The combination of these three factors drives growth through the constant interaction between supply (push) and demand (pull). Research conducted by AMR Research, an American-based research organization, indicates that participation in DDSN directly translates into improved business performance. AMR shows that the main impact of DDSN participation is in the critical area of demand forecast accuracy, which directly impacts key metrics such as perfect-order fulfillment, supply chain cost and cash-to-cash cycle time.
AMR's Research shows that the improvements in demand forecast accuracy instill increased levels of responsiveness and cuts costs throughout those members of a supply chain who participate using the DDSN model.
"Companies that are best at demand forecasting average 15% less inventory, 17% stronger perfect-order fulfillment, and 35% shorter cash-to-cash cycle times, while having a tenth of the stockouts of their peers."
DDSN at the Edge
Most small and medium businesses do not have the budgets required to deploy all the IT systems needed to support a DDSN strategy. For this reason, especially in the early stages of a technological development, uptake is mostly led by enterprise-level early-adopters such as Wal-Mart. As with many technologies that are in the early stages of development, small and medium businesses have to wait for the time when adoption increases and costs come down. Being in this position often means that SMBS are rarely in a position to employ many technologies for their competitive advantage. In the case of DDSN this is not necessarily the case since it is possible for businesses to adopt a modular approach to building their DDSN infrastructures.
Eating the Elephant One Bite at a Time
For small and medium businesses, the best approach toward a DDSN strategy is to identify small targets that require small investments but have a much larger potential for return.
A recent article published in Harvard Business Review, "The 21st-Century Supply Chain," Hau L. Lee gives a hint on how large and small businesses can go about building a DDSN. Although Hau's article does not speak directly about DDSN, many of the tasks he recommends are directly inline with the process of building DDSN capabilities. Hau's article aligns the planning process into three objectives on which businesses should focus in their quest for DDSN capabilities:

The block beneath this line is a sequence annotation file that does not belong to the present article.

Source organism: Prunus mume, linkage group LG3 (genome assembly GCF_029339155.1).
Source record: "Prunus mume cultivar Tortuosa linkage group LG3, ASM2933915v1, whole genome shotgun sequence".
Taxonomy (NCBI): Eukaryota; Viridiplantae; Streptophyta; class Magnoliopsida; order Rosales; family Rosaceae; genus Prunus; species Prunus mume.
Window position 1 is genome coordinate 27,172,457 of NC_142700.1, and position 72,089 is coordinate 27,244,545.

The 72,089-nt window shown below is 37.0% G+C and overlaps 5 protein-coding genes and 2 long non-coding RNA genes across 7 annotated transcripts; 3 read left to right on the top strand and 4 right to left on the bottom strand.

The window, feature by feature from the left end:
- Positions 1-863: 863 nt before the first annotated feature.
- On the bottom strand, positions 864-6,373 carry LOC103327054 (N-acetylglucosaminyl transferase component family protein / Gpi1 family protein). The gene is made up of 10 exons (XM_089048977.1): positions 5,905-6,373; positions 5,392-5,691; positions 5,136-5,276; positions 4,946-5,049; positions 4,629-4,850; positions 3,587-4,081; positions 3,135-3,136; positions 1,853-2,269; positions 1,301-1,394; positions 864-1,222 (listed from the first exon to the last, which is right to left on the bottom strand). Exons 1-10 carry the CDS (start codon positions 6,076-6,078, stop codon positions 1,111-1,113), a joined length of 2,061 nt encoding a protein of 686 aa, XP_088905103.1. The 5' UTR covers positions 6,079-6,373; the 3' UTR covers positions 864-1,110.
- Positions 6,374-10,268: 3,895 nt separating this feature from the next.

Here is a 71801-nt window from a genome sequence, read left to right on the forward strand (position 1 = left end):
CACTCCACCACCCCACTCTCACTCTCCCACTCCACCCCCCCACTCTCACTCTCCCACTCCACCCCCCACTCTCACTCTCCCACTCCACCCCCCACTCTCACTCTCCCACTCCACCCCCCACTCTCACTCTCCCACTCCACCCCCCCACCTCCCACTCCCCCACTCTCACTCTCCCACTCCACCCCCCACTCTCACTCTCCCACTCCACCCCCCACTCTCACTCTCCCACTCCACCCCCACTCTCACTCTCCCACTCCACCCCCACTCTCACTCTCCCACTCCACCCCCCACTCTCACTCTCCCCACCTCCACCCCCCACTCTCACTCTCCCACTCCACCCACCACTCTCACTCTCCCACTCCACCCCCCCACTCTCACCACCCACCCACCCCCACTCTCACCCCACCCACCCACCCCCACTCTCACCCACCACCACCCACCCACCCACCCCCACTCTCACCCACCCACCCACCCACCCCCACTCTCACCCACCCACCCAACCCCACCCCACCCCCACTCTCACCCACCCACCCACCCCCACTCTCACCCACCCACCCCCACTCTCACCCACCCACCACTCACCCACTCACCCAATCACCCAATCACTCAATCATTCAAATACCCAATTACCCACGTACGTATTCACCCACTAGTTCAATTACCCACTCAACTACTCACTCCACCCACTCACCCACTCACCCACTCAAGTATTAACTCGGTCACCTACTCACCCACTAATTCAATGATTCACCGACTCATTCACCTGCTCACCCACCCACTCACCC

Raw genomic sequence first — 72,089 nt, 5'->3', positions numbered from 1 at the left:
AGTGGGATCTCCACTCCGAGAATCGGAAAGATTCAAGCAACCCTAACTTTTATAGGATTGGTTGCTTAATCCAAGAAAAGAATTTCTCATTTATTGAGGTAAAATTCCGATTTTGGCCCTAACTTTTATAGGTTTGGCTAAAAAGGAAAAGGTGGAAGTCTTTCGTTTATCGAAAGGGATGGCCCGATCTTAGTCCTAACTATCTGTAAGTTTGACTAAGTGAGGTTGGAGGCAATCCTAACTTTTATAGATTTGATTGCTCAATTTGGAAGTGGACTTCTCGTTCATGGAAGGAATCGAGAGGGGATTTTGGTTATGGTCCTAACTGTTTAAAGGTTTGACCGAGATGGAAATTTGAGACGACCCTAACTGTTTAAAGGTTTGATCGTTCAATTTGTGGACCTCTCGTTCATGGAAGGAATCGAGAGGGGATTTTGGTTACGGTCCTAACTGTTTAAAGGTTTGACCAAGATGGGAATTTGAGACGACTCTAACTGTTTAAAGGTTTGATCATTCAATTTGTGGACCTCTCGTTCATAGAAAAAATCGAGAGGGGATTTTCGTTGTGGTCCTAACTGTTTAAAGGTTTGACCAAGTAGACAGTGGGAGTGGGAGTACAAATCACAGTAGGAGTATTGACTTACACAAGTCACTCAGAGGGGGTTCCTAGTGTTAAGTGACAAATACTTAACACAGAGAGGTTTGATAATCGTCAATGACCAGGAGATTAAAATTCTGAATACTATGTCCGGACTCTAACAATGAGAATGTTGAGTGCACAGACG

- Agility - The ability to respond quickly to short-term change in the demand and supply equation and manage external disruptions more effectively.
- Adaptability - The ability to adjust the design of the supply chain to meet structural shifts in markets and modify supply network strategies, products, and technologies.
- Alignment - The ability to create shared incentives that aligns the interests of businesses across the supply chain.
When focusing on these objectives, small and medium businesses must research methods that will enable them to attain the objectives. For each objective, there are a number of methods that may serve the purpose. We discuss these in the Methods of this article. However, in a small and medium business scenario, the trick is to identify those methods that require the least investment but deliver the greatest returns.
Not all methods need to be implemented at once. Planning around methods with a low investment to return ratio enables the business to "eat the elephant one bite at a time"—in other words, tackle large problems manageably. As the project develops, savings from the implementation of these initial methods can be used to finance methods that require greater investment and have lesser returns. In this way, it is possible for small and medium businesses to capitalize early on DDSN and its technologies, while in their early stages, and gain competitive advantage.
In many instances methods that present a low investment to return ratio are easily identified by examining the most important supplier and customer relationships of the business.
In this section we discuss some of the methods small and medium businesses can investigate. It is important to note that there is no clear-cut formula to determine the best methods in every instance. Every business, being different, will need to investigate the pros and cons of each method. Businesses may discover scenarios particular to their special circumstances. These instances call for open and creative thinking between supply chain members and can often yield surprising results that are difficult to replicate by market competitors.
To foster agility, businesses must take a new look at their current supply chains. Where traditionally the main objective was to make life as streamlined as possible, they must now look to make the supply chain more agile. In doing so, management will often be faced with compromise situations. Introducing agility into a supply chain often requires some sacrifice.